BAGHDAD -- Suicide bombings fell in November to their lowest level in seven months, the American military said yesterday, citing the success of US-Iraqi military operations against insurgent and foreign fighter sanctuaries near the Syrian border.
But the trend in Iraq has not resulted in less bloodshed: 85 US troops died during the month, one of the highest tolls since the invasion.
Nevertheless, Major General Rick Lynch, a coalition operations officer, warned that Al Qaeda in Iraq, led by Jordanian terror mastermind Abu Musab al-Zarqawi, is likely to step up attacks in the next two weeks to try to disrupt parliamentary elections Dec. 15.
Lynch told reporters that suicide bombings declined to 23 in November as US and Iraqi forces were overrunning insurgent strongholds in the Euphrates River valley west of the capital.
Communities along the river are believed used by foreign fighters, who slip into the country from Syria and travel down the river highway to Baghdad and other cities.
Lynch called suicide bombings the insurgents' ''weapon of choice" because they can inflict a high number of casualties while sacrificing only the attacker. Classic infantry ambushes draw withering American return fire, resulting in heavy insurgent losses.
''In the month of November: only 23 suicide attacks -- the lowest we've seen in the last seven months, the direct result of the effectiveness of our operations," Lynch said.
Car bombings -- parked along streets and highways and detonated remotely -- have declined from 130 in February to 68 in November, Lynch said.
However, suicide attacks have not consistently decreased over the past year. After more than 70 such attacks in May, the number fell in August by nearly half and then climbed to over 50 two months later.
And despite the decline over the past month, there has been no letup in the relentless toll of American deaths at a time of growing discontent in the United States over the Iraq war.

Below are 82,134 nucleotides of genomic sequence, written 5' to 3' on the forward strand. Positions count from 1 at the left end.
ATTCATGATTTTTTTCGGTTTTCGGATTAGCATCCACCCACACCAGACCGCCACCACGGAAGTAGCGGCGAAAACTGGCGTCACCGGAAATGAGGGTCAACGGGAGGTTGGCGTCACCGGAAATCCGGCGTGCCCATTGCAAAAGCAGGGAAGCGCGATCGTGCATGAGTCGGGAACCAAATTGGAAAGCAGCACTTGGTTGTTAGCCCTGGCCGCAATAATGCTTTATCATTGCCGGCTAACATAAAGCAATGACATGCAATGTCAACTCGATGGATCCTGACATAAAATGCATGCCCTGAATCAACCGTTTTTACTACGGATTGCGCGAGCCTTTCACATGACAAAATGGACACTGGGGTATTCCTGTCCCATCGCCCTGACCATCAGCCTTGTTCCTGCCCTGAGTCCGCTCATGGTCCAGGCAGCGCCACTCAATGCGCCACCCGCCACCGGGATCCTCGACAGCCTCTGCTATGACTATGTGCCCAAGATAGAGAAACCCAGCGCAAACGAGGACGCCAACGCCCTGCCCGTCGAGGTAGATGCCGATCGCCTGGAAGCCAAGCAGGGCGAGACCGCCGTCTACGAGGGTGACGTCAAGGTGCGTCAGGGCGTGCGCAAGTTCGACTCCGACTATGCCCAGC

The US command said yesterday that four American service members were killed the day before, three of them from hostile action and the fourth in a traffic accident. The deaths raised the American fatality toll for November to at least 85.
That was down from the 96 American deaths suffered in October -- the fourth deadliest month since the war began in March 2003. But it was well above the 49 deaths in September. US monthly death tolls have hit 80 or above during 10 of the 33 months of the war.
There also has been no decline over the past six months in the Iraqi death toll from suicide attacks, according to an Associated Press tally. In November, at least 290 Iraqis were killed in such attacks, more than double the figure from the previous month. The count shows the Iraqi toll ranging from at least 69 deaths in August to at least 356 in September.
November's suicide attacks included near-simultaneous bombings at two Shi'ite mosques in Khanaqin, killing 76; a car bombing at a Shi'ite funeral north of the capital, killing 36; and a car bombing near a hospital in Mahmoudiya, killing 30.
In Ramadi, 70 miles west of Baghdad, the US military played down reports by residents and police of widespread attacks yesterday against American and Iraqi installations in the city. The military said only one rocket-propelled grenade was fired at an observation post, causing no casualties.
Police Lieutenant Mohammed al-Obaidi said at least four mortar rounds fell near the US base on the city's eastern edge.
Ramadi is the capital of Anbar province, a Sunni Arab stronghold, where clashes between insurgents and US and Iraqi troops have left hundreds of people dead over the past two years. US and Iraqi troops launched a joint operation near Ramadi on Wednesday.
Also yesterday, the top official for human rights in the Interior Ministry was dismissed in connection with an inquiry into allegations of torture by government security forces.
Nouri al-Nouri, the ministry's chief inspector for corruption cases and human rights violations, was fired on the order of Prime Minister Ibrahim al-Jaafari, an official said. He spoke on condition of anonymity because he is not authorized to speak to the media.